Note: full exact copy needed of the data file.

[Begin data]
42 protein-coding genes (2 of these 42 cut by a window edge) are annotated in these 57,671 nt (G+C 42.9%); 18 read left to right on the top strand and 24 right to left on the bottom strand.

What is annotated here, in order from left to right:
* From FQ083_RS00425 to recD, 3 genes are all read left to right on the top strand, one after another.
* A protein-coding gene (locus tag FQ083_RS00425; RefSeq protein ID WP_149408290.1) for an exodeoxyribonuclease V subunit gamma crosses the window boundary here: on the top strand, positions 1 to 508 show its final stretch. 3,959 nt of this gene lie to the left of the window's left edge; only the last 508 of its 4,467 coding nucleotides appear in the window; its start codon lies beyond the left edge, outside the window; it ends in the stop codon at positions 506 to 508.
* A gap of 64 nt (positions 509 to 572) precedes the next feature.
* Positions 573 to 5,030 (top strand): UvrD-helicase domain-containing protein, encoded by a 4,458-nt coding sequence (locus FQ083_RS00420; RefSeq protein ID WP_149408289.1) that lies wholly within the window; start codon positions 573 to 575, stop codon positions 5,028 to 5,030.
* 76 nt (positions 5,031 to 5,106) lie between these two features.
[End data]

42 protein-coding genes (2 of these 42 cut by a window edge) are annotated in these 57,671 nt (G+C 42.9%); 18 read left to right on the top strand and 24 right to left on the bottom strand.

What is annotated here, in order from left to right:
* From FQ083_RS00425 to recD, 3 genes are all read left to right on the top strand, one after another.
* A protein-coding gene (locus tag FQ083_RS00425; RefSeq protein ID WP_149408290.1) for an exodeoxyribonuclease V subunit gamma crosses the window boundary here: on the top strand, positions 1 to 508 show its final stretch. 3,959 nt of this gene lie to the left of the window's left edge; only the last 508 of its 4,467 coding nucleotides appear in the window; its start codon lies beyond the left edge, outside the window; it ends in the stop codon at positions 506 to 508.
* A gap of 64 nt (positions 509 to 572) precedes the next feature.
* Positions 573 to 5,030 (top strand): UvrD-helicase domain-containing protein, encoded by a 4,458-nt coding sequence (locus FQ083_RS00420; RefSeq protein ID WP_149408289.1) that lies wholly within the window; start codon positions 573 to 575, stop codon positions 5,028 to 5,030.
* 76 nt (positions 5,031 to 5,106) lie between these two features.